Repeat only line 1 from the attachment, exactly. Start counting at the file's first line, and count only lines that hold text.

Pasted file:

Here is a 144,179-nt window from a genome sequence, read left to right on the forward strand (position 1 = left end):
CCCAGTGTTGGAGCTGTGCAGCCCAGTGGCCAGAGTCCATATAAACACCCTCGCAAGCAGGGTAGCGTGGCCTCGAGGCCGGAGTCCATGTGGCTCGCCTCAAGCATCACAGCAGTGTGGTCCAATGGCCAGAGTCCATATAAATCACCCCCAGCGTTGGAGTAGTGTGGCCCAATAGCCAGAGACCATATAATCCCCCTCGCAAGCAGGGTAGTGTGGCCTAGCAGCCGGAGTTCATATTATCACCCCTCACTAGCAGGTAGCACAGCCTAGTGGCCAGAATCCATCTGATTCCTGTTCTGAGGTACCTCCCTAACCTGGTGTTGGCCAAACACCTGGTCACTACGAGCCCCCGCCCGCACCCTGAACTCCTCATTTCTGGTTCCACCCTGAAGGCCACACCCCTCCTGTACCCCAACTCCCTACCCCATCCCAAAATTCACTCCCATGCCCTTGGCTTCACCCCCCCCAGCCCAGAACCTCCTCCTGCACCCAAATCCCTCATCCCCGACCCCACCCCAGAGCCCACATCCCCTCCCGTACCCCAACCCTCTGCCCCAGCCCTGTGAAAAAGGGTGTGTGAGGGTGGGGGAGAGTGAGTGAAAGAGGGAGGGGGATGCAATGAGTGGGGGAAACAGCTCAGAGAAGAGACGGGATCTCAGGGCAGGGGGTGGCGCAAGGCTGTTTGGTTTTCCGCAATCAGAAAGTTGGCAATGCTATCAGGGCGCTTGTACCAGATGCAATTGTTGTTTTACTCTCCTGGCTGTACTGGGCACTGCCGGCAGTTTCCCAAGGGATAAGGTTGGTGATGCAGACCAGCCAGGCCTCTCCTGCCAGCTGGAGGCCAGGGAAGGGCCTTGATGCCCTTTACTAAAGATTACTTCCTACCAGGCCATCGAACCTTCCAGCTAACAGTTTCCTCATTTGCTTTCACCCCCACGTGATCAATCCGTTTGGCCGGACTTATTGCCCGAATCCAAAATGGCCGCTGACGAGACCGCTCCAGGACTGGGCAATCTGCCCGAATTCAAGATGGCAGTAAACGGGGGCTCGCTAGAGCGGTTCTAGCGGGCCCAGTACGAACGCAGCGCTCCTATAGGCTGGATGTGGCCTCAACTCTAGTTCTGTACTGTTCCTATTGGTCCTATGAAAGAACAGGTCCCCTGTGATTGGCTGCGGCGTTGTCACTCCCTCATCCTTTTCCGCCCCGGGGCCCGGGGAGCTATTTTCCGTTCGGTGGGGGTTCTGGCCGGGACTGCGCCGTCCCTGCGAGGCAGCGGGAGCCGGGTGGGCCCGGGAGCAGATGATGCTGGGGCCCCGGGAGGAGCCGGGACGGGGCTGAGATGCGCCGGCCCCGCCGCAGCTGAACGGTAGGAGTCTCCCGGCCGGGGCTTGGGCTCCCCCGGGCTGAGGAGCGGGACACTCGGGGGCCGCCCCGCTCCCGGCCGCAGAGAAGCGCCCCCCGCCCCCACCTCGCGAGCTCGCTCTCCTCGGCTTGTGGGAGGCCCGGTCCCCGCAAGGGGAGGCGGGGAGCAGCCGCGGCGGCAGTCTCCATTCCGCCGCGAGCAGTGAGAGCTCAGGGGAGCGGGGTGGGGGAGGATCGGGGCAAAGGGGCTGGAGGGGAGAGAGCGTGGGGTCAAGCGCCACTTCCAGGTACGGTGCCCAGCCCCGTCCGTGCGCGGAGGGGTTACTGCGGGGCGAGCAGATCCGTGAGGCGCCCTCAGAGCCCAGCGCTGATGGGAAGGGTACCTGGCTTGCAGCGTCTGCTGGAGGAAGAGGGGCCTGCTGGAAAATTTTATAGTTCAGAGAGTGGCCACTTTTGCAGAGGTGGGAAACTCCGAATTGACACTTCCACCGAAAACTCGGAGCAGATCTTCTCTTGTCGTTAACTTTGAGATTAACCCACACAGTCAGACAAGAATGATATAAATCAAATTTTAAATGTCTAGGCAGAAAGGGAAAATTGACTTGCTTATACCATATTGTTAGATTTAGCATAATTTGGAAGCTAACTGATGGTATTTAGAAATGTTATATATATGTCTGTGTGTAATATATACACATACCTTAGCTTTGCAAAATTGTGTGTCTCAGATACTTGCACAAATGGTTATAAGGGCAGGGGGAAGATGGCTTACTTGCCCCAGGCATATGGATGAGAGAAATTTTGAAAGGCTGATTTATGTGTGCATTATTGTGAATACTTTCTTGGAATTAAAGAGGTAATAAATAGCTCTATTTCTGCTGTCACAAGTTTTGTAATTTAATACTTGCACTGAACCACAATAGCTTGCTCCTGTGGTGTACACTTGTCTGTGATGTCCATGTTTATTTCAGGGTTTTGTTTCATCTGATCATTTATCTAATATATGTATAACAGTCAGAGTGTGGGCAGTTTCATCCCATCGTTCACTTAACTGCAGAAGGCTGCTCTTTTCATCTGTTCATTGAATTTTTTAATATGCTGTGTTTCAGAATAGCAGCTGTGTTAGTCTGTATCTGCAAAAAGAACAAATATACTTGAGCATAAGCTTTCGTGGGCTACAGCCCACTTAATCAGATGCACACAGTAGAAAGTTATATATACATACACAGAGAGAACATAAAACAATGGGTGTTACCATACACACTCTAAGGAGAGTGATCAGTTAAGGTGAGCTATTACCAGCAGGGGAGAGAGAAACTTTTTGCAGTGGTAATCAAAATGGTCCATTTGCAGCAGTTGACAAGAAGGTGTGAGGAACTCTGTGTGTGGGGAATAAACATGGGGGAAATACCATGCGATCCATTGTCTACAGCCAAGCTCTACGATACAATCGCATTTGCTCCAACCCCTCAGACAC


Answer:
Here is a 144,179-nt window from a genome sequence, read left to right on the forward strand (position 1 = left end):